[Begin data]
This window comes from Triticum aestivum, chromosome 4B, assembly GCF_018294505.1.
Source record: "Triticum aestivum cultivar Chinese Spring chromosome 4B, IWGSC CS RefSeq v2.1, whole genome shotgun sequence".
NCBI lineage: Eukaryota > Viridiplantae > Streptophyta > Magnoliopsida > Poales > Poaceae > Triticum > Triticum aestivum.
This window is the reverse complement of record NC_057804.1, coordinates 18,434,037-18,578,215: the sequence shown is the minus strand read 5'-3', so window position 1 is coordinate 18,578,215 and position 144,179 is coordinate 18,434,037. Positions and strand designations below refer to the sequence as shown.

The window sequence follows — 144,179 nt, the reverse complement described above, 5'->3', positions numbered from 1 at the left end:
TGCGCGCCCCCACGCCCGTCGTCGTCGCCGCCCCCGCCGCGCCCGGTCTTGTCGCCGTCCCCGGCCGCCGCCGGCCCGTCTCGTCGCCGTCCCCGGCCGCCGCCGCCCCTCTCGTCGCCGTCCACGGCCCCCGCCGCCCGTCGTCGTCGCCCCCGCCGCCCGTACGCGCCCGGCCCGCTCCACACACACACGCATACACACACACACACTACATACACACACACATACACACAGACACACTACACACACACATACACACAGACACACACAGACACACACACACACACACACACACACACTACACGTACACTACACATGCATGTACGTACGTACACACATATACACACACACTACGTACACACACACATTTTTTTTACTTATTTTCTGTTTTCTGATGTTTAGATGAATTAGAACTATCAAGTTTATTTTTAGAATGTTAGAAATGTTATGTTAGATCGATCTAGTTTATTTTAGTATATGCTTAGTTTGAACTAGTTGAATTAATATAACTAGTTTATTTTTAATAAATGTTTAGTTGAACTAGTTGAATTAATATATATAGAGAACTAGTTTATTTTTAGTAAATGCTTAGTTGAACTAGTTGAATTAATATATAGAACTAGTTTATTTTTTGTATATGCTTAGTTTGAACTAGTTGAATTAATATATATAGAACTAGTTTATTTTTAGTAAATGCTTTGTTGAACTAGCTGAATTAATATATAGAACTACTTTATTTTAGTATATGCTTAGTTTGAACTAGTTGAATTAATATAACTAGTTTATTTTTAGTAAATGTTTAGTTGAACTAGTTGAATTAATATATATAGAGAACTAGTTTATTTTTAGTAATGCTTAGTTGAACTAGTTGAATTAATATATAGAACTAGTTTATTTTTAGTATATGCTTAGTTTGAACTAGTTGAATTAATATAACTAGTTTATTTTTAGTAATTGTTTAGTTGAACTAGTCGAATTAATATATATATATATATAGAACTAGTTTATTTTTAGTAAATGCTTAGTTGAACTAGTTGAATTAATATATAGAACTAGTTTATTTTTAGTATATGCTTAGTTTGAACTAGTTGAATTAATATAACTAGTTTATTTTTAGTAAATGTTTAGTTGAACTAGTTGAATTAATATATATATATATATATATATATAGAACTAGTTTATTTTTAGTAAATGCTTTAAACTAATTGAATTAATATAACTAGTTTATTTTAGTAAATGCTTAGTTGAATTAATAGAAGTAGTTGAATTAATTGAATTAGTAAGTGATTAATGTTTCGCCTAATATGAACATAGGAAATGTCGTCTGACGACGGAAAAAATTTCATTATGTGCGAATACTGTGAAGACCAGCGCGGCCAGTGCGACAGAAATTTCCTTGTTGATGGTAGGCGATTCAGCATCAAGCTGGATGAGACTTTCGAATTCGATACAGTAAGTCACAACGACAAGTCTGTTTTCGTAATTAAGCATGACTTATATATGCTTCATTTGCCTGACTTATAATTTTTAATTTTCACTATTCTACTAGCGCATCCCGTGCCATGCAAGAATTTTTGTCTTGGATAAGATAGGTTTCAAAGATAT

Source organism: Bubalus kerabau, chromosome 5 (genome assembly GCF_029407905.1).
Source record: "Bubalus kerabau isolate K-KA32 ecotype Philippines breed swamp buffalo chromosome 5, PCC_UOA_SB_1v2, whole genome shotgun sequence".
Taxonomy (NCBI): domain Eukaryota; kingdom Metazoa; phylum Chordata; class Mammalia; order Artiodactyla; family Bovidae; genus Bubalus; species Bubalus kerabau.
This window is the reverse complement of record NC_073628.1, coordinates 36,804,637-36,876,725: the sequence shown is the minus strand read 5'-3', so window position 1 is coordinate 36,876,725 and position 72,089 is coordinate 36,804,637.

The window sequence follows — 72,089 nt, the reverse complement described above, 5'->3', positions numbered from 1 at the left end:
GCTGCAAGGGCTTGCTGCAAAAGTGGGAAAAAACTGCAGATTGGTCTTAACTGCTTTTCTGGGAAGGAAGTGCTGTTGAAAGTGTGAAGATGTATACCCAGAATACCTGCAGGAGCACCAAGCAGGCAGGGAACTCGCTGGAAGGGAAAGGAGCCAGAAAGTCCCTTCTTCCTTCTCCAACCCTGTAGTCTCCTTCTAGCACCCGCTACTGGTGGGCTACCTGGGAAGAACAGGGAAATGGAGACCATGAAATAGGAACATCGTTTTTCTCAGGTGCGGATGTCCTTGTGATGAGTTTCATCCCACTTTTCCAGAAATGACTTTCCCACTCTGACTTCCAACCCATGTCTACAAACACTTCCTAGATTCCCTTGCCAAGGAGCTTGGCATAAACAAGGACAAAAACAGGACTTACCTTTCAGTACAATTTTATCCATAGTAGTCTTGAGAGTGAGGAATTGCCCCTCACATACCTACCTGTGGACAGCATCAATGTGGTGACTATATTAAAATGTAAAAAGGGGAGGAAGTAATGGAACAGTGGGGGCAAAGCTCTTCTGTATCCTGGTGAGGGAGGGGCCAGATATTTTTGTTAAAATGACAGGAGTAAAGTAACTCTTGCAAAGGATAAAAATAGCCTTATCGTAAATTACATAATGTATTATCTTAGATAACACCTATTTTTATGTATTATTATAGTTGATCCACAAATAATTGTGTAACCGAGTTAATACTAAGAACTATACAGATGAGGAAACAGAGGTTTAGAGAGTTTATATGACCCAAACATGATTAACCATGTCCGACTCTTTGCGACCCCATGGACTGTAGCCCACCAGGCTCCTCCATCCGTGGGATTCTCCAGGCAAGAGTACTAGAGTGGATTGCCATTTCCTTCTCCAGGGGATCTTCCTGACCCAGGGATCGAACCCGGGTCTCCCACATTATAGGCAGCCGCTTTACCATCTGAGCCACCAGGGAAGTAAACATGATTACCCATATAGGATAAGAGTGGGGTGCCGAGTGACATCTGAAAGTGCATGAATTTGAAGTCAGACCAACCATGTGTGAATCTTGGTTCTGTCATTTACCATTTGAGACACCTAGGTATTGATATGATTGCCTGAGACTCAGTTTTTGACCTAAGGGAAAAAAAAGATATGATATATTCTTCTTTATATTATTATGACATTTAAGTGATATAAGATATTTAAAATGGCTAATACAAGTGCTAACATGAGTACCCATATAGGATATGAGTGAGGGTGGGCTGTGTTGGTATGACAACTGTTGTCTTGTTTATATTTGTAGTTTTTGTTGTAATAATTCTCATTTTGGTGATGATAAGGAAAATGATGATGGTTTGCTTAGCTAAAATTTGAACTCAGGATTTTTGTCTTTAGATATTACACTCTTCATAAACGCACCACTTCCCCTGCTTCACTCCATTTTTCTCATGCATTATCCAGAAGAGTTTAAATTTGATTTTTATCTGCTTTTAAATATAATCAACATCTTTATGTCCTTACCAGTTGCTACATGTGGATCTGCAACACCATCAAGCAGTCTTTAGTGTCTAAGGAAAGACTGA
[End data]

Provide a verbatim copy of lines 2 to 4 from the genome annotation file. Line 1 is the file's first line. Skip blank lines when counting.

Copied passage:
Source record: "Triticum aestivum cultivar Chinese Spring chromosome 4B, IWGSC CS RefSeq v2.1, whole genome shotgun sequence".
NCBI lineage: Eukaryota > Viridiplantae > Streptophyta > Magnoliopsida > Poales > Poaceae > Triticum > Triticum aestivum.
This window is the reverse complement of record NC_057804.1, coordinates 18,434,037-18,578,215: the sequence shown is the minus strand read 5'-3', so window position 1 is coordinate 18,578,215 and position 144,179 is coordinate 18,434,037. Positions and strand designations below refer to the sequence as shown.